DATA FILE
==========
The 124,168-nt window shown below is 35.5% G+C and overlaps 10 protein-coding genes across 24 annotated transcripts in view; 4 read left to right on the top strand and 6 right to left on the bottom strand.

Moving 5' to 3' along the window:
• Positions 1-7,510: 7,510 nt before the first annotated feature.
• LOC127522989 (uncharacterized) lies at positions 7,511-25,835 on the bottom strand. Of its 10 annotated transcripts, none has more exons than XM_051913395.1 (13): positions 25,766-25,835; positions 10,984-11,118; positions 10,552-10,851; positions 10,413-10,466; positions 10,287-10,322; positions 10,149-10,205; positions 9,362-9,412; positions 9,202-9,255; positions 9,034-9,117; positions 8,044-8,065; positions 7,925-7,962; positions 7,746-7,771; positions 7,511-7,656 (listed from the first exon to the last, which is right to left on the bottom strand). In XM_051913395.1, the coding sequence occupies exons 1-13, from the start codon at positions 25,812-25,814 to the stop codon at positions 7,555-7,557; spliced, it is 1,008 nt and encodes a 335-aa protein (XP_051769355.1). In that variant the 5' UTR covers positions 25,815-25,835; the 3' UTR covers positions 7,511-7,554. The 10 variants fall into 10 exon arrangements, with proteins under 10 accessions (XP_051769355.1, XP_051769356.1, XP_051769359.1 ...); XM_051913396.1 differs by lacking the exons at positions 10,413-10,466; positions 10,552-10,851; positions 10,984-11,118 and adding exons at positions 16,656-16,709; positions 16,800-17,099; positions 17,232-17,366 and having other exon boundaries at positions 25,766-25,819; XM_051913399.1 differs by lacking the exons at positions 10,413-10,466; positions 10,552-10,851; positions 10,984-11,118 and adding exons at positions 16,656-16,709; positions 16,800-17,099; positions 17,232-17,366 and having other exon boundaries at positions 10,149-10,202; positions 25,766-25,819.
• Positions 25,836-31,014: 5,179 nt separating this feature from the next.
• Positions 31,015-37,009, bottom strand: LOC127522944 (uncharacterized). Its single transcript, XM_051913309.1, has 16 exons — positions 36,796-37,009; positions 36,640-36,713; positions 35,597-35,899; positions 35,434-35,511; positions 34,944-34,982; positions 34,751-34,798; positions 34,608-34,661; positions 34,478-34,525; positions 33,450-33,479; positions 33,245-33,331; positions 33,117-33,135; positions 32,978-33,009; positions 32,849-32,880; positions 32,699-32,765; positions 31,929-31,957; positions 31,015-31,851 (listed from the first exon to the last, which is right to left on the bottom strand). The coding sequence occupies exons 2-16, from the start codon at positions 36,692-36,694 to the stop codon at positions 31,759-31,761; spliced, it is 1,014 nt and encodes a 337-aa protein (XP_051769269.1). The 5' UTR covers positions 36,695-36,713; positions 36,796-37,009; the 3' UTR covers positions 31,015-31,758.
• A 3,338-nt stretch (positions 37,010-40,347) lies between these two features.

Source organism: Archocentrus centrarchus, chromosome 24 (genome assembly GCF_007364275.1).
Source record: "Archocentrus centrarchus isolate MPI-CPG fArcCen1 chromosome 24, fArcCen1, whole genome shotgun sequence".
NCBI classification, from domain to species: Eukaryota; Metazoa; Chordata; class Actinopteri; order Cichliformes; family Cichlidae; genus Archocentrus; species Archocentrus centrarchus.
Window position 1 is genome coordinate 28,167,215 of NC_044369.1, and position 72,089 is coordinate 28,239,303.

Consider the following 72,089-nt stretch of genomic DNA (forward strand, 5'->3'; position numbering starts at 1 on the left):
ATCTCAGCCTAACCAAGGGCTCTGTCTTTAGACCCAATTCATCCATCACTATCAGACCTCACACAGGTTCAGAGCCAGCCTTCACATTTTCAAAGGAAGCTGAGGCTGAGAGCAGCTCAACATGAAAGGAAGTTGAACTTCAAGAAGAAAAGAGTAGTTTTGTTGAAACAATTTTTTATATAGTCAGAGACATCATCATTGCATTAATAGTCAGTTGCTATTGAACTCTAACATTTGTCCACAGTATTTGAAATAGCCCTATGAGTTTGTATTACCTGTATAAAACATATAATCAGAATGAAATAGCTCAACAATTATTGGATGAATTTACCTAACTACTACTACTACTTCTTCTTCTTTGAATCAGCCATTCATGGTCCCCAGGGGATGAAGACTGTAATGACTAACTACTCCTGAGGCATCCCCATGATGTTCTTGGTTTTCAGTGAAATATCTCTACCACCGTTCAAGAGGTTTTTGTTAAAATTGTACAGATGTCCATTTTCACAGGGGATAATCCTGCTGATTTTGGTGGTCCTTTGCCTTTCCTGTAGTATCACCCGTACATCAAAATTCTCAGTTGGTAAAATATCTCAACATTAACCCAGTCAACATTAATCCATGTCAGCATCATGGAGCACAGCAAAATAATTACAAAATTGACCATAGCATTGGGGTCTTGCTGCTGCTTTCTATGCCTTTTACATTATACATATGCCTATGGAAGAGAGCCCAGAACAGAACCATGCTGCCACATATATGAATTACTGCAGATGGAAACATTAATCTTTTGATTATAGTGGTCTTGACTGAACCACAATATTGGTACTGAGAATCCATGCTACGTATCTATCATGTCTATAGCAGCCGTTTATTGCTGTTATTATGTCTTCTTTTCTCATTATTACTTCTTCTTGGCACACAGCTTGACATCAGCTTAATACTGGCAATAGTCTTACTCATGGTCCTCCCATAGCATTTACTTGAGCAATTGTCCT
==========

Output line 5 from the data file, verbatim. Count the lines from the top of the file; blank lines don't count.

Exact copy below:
• Positions 25,836-31,014: 5,179 nt separating this feature from the next.